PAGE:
Offertory Prayer

Each month's Offertory Prayers includes an "Invitation to the Offering" (see below) along with a digital image for those who might want to use it. We hope you will find this a helpful way to remind the people in your pews that their offering travels to many places to make a powerful difference in the lives of people they may never meet. You can find great stories of the difference our giving makes at http://umcgiving.org.

Invitation to the Offering

Your offering last week empowered ministry within our congregation and in response to the needs of our community. It also helped support the work of ministries beyond the local church, such as the support we give to maintaining a connection with 100 United Methodist-related Colleges and 13 United Methodist Seminaries. Some of these colleges are large, well know institutions such as Duke, Boston University, Southern Methodist University (SMU), Syracuse University, American University in Washington DC and Emory University in Atlanta. Others, while not as large, are highly respected and have long lists of distinguished alumnae. Whether large or small, they all bear the Methodist DNA to this day, living out United Methodist compassion. We saw this last year when it was Emory University that became the center for Ebola treatment in the U.S. working to save those infected and finding new ways to stop the spread of this devastating disease. These kind of cooperative efforts across our connection, thanks to the way the people of The United Methodist Church live and give connectionally. I invite you to give generously as we worship God through sharing our gifts, tithes and offerings.

Learn more about the colleges, universities and theological schools of the UMC: http://www.umc.org/directory/schools-seminaries

July 5, 2015 – Sixth Sunday after Pentecost / in Kingdomtide
O Lord our God, our talents and gifts are so insufficient to our challenges. We rejoice that your grace is sufficient for us and for the body of Christ, the church. You reveal that power is made perfect in weakness. Help us to receive this truth. When we face hardships, persecution and difficulties for your sake, may we trust that you are at work to help us and the world. Use these offerings to strengthen our witness as disciples of Jesus Christ, for we pray in his name. Amen. (2 Cor 12:2-10)

July Offertory Prayers were written by the Rev.Rosanna Anderson, Associate Director of Stewardship at Discipleship Ministries, The United Methodist Church.

Sunday, June 28, 2009

Need and abundance, a Reflection on 2 Corinthians 8:7-15

There's a lot of poor people in the world. And there's a lot of the rest of us that don't think of ourselves as being all that rich. Paul told the Corinthians that they were supposed to give gifts relative to what they had. "It's only fair that those of you that have anything should be willing to share it," he said.

The United Methodist Church asks Can we feed the world?
One in ten households in the U.S. lives with hunger, or is at risk of hunger. Around the world, almost a billion people go hungry.

That website includes links to other related stories: gleaning, biotechnology, reasons for hope, and Biblical ethics.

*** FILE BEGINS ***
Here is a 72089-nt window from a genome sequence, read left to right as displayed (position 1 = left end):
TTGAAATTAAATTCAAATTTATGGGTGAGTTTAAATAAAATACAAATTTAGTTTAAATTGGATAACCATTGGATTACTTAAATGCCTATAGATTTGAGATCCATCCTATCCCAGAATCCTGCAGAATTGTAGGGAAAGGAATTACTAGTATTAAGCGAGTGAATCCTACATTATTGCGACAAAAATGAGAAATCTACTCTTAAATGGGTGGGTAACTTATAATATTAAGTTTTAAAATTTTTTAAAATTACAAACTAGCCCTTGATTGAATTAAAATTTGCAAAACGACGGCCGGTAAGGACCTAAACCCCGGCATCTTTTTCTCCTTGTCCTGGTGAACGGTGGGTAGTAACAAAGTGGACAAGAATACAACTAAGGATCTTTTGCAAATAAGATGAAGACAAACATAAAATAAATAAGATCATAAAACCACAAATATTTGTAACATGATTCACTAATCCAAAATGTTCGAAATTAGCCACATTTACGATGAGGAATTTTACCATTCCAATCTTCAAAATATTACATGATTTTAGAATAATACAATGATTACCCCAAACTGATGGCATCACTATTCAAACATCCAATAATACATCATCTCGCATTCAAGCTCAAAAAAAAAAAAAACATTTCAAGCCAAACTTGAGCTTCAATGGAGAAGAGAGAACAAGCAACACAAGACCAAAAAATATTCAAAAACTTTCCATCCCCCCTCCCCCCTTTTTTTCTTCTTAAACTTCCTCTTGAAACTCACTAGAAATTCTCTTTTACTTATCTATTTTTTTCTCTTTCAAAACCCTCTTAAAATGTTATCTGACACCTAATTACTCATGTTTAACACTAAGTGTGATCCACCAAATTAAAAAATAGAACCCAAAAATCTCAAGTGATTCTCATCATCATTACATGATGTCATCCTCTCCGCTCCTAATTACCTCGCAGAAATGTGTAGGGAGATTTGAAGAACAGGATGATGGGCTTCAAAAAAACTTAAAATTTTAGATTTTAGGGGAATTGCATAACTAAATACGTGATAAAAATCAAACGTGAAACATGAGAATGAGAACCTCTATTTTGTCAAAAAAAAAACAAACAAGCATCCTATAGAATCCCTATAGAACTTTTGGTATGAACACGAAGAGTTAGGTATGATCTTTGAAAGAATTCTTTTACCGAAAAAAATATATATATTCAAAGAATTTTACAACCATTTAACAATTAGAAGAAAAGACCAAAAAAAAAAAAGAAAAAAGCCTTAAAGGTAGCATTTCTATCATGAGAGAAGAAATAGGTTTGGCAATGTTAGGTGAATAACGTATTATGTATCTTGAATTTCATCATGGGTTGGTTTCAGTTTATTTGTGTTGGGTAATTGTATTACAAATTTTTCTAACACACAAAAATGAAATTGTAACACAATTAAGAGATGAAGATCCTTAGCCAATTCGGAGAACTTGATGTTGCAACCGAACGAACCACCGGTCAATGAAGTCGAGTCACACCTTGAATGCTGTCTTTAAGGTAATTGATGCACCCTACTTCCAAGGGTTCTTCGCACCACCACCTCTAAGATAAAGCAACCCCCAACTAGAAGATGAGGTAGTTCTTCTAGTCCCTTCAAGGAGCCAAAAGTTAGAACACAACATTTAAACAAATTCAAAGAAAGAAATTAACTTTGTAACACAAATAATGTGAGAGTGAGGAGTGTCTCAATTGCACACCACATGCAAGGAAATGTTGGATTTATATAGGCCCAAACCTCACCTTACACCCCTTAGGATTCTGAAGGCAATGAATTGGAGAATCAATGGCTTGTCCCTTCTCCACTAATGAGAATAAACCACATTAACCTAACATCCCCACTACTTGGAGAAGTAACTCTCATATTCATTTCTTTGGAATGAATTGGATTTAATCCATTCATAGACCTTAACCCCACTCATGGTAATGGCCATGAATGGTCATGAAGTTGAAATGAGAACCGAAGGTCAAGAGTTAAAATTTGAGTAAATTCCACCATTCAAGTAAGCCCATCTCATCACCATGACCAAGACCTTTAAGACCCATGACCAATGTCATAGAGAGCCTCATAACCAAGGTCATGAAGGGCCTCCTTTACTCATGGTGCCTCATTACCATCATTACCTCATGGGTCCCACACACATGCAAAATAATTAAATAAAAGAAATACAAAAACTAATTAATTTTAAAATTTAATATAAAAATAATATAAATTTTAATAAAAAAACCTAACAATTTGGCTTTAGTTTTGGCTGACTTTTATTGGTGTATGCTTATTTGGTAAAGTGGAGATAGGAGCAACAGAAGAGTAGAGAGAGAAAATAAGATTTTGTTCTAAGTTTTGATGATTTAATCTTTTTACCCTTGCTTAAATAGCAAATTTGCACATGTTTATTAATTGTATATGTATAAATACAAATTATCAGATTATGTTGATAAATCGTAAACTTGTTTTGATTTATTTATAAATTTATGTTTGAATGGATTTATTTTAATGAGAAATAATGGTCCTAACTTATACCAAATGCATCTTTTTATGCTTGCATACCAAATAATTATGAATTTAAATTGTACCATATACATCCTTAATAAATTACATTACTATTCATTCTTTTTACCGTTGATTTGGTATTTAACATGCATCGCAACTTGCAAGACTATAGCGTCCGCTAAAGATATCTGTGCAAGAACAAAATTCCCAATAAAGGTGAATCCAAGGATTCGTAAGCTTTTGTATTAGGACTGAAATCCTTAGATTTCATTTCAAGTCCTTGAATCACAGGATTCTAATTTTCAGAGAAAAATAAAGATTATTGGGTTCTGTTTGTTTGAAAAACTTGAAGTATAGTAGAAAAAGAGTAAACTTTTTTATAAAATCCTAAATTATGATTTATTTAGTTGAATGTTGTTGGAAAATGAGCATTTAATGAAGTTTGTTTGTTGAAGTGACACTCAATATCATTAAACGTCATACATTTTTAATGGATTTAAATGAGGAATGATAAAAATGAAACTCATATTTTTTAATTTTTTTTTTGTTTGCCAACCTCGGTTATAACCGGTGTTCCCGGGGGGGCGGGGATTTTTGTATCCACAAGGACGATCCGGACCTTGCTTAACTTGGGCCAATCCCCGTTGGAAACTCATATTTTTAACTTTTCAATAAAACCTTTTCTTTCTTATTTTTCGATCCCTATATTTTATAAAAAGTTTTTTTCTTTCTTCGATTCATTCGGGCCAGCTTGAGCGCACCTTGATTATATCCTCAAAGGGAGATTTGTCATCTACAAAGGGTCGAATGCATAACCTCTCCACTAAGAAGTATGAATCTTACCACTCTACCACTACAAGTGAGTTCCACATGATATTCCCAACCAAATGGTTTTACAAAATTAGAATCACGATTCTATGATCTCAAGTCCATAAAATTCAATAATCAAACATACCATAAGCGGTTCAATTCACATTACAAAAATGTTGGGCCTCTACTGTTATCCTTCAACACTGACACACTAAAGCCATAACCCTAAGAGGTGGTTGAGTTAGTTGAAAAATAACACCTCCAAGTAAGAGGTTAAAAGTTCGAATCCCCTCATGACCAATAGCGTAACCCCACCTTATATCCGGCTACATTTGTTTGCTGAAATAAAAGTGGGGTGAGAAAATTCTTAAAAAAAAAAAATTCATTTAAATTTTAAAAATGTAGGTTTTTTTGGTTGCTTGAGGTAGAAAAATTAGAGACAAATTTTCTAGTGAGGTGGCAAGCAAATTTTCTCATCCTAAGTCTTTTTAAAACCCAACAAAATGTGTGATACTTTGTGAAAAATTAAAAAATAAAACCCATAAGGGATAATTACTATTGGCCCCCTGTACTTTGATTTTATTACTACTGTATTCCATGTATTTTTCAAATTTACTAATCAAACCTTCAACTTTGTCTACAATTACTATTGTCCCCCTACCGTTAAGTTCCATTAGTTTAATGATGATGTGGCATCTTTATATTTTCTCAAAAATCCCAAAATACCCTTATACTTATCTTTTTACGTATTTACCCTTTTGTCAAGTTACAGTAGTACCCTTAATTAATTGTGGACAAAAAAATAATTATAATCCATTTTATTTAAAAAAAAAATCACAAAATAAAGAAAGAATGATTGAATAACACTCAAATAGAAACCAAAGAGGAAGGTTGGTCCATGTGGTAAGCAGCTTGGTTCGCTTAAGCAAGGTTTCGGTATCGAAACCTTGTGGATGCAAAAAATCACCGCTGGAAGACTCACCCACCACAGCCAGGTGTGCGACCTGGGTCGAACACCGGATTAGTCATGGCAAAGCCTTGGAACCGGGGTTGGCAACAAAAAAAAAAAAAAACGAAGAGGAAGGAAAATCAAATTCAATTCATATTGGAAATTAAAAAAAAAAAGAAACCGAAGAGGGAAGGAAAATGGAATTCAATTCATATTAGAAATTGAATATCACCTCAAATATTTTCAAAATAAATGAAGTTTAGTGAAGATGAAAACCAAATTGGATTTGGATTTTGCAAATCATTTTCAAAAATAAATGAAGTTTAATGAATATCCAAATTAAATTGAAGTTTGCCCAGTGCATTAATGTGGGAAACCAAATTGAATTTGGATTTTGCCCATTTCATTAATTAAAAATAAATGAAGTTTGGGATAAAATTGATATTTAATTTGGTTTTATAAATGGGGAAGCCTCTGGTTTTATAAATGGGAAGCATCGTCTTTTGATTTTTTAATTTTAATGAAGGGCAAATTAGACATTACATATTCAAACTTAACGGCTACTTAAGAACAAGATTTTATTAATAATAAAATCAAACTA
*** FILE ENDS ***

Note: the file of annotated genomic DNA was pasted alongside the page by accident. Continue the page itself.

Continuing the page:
Ekklesia
reports that Rich countries have snubbed poor. What would Paul say to us?

3 comments:

earl said...

There is no good reason for anyone to be hungry. The only thing necessary to stop hunger is a massive reordering of structures for control, administration and distribution of resources. The only way that will occur is to win lost men and women to Christ as Savior and Lord. Only by a serious commitment to Christ will people be willing to forgo their own personal prerogatives of ownership, profit, etc. Such benevolence can not be compelled by any socialist or communist structure. But within a free market structure, men and women made free in Christ could manage it. The solution to hunger is not legislation but evangelism.

Una Malachica said...

thanks, earl, for your thoughtful response, but i'm not clear at all what you mean by "a massive reordering of structures for control..." are you asserting that this reordering would be voluntary if we would only commit to Christ? i think i would agree with you if that is what you're saying. but, in any case, what are we supposed to do for the hungry while we're working on this conversion thing?

Earl said...

From the north pole to the south pole and all points in between, the one historical constant of the human race is that our heart is desperately wicked. Apart from redemption in Christ, there is no logic by which to suppose that apart from force "a massive reordering of structures for control, administration and distribution of resources (food, fuel, etc.) might be accomplished. Even in the case of such a forcible reordering (ala October 1917), hunger would not be alleviated.

For people to forgo their own rights of ownership, profit, etc., without compensation agreeable to them requires a level of altruistic concern for the welfare of others that can only be motivated by love. Nothing else is sufficient. If political structures such as socialism or communism could have accomplished it, they would have done so. Rather than doing so, they have failed. Self-giving love does not drive either socialism or communism. There the rights of the individual are debased in the name of collective need. There is however such a potential in a free-market economy. Therein people are free to make choices. Acting out of a loving commitment to Christ, people could choose to forgo their rights. It would be their choice. The reordering of society that would follow would be massive. But so would be the benefit to everyone concerned. The answer to hunger is evangelism.